Over the years, Arizmendi has found music, writing and analyzing lyrics, and meditation particularly therapeutic for struggling teens. He also incorporates choice theory, existentialism, and other forms of creative counseling into his therapeutic approach.

"Music speaks to everyone, but especially to adolescents," states Arizmendi. "When words aren't enough, music helps teens speak straight from the heart. Music also helps teens develop a sense of community as they create music, lyrics, or rhythms as members of a cohesive group."

As part of its rigorous recruitment and screening process, Lone Star actively pursued Arizmendi for the therapist position due to his diverse background and extensive experience working with adolescents. A Texas native, he earned his master's degree in counseling and guidance from the University of Texas in Brownsville, specializing in counseling of Spanish speakers, and is currently completing coursework for his doctorate in counseling from Capella University.

After joining the program in July and going through three weeks of intensive orientation and training, Arizmendi started with a caseload this month and is already a celebrated member of the Lone Star team.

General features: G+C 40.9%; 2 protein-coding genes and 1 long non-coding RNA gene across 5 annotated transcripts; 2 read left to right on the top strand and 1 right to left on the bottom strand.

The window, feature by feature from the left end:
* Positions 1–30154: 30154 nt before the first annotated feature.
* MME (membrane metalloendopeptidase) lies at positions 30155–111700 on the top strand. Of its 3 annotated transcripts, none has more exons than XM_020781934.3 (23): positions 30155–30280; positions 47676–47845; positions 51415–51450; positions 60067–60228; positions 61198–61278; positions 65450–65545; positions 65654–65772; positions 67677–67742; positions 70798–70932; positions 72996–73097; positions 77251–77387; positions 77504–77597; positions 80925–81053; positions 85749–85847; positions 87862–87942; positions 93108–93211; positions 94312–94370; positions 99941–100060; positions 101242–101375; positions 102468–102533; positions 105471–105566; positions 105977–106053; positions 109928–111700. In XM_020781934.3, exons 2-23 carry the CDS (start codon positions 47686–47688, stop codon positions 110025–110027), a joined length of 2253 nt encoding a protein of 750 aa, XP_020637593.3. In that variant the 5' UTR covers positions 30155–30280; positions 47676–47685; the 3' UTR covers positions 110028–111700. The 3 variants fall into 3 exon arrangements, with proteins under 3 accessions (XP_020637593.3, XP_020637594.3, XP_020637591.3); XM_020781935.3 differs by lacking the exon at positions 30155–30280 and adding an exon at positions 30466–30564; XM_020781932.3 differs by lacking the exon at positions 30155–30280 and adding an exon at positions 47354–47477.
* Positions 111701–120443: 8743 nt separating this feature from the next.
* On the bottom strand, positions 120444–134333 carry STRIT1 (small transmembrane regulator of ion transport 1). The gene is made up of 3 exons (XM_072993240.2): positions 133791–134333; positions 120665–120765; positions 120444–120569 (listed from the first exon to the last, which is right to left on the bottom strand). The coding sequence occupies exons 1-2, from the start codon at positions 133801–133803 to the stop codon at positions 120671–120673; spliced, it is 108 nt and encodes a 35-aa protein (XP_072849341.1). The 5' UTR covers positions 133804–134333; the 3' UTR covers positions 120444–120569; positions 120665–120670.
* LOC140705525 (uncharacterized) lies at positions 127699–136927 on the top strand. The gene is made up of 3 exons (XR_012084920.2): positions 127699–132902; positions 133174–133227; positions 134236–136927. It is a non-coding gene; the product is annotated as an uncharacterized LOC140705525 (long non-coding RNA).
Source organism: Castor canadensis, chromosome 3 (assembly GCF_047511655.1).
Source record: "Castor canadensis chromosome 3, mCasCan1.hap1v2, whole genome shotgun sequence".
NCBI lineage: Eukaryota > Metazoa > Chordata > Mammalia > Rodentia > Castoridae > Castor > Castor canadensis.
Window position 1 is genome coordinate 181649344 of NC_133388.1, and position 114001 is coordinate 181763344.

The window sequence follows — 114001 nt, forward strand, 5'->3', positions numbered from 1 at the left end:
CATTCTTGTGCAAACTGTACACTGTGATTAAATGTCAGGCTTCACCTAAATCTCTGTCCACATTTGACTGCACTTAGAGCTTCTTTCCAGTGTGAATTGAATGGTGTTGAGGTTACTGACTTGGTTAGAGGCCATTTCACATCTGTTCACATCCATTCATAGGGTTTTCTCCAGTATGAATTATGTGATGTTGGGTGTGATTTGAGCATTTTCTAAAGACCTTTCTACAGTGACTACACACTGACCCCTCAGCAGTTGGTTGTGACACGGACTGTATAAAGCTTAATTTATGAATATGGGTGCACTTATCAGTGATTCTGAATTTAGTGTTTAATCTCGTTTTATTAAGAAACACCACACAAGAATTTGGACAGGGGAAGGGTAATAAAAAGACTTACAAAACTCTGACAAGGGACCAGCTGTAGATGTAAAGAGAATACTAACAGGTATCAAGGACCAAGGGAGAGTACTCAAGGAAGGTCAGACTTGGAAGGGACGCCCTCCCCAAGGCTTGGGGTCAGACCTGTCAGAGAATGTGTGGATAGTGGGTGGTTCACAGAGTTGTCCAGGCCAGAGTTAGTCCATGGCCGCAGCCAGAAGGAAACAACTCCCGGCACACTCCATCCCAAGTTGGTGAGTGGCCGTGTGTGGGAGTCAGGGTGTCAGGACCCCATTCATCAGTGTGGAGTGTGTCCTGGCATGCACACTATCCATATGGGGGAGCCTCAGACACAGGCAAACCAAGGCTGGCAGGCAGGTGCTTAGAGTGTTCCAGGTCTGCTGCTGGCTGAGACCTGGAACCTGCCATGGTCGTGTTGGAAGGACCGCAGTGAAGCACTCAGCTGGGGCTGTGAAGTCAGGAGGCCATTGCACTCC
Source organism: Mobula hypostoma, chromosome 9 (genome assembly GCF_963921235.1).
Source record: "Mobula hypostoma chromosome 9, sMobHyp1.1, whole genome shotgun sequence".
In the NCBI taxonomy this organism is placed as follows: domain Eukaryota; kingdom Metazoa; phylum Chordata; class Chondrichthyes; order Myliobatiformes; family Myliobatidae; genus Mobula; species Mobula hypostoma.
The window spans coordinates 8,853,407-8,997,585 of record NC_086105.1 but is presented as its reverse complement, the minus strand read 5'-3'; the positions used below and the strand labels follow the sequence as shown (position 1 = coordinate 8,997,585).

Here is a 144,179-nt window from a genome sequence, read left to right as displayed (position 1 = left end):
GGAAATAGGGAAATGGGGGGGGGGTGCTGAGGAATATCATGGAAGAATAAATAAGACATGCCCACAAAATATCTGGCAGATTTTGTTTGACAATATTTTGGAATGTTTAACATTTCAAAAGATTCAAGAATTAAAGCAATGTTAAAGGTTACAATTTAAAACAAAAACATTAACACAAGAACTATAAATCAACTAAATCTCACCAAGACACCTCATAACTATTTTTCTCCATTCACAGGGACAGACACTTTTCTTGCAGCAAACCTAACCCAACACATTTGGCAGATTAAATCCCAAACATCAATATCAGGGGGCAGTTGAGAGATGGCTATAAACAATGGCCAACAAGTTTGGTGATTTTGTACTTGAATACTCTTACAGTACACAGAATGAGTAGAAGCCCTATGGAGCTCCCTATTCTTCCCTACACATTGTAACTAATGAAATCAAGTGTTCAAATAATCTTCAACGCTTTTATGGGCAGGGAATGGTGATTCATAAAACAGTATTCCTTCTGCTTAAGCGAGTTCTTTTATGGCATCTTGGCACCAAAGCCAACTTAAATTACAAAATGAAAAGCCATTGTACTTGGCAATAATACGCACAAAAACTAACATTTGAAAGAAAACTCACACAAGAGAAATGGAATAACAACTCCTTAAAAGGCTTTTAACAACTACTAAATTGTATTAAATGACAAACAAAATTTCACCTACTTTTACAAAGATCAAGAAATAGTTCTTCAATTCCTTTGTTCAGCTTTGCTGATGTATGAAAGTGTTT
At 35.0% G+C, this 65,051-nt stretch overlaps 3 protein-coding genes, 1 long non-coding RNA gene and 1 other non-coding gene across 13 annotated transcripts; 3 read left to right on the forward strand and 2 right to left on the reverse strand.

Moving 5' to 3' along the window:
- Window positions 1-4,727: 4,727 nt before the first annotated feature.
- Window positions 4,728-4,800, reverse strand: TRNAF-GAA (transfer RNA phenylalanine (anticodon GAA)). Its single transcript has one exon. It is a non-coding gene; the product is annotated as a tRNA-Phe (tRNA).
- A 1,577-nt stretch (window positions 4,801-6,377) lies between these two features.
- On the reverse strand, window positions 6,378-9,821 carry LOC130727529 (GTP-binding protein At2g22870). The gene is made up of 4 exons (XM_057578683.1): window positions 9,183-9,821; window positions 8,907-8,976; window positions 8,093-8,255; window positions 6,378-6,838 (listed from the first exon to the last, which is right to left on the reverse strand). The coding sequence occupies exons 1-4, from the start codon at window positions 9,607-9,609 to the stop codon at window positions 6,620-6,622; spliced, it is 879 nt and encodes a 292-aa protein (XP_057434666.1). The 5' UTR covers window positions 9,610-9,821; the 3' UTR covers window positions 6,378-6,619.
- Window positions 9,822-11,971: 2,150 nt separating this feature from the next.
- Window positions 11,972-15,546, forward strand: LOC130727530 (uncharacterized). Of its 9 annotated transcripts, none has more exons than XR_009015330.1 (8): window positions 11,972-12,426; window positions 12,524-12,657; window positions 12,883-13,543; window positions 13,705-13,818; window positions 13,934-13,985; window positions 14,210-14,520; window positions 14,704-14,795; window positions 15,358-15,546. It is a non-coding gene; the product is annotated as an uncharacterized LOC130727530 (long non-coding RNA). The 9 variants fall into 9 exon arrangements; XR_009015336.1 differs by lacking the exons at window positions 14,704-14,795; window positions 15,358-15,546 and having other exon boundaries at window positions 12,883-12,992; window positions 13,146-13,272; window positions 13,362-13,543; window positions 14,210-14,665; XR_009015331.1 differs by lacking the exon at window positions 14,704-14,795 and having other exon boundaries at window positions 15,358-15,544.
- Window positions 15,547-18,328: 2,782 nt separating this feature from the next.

"I'm thrilled to be joining an organization with such a strong reputation for clinical excellence and outstanding leadership in a setting that really makes a difference," says Arizmendi. "I look forward to the opportunity to share my passions with this great group of people."

Lone Star Expeditions is a licensed wilderness treatment program located in Groveton, Texas, that treats students ages 13-17 who are experiencing emotional, behavioral, attention, or learning problems. Under the care of doctoral and master's level therapists who focus on assessment, intervention, and aftercare, students develop the confidence, coping skills, and communication strategies that are essential for healthy family relationships and success in daily life.

Lone Star Expeditions is a proud member of Aspen Education Group, the nation's largest and most comprehensive network of therapeutic schools and programs. Aspen Education Group offers professionals and families the opportunity to choose from a variety of therapeutic settings in order to best meet a student's unique academic and emotional needs. Aspen Education Group has been profiled by major news and television organizations around the world, including U.S. News and World Report, The New York Times, Los Angeles Times, USA Today and People magazine, as well as on CNN, ABC's 20/20 and Good Morning America, NBC's The Today Show and Dateline NBC, National Public Radio, and the syndicated television show Dr. Phil.

Aspen is a division of CRC Health Group, the nation's largest chemical dependency and related behavioral health organization. For more information about Aspen Education Group, visit or call (888) 972-7736. For more information about Lone Star Expeditions and the benefits of wilderness therapy, please call (866) 573-2002 or visit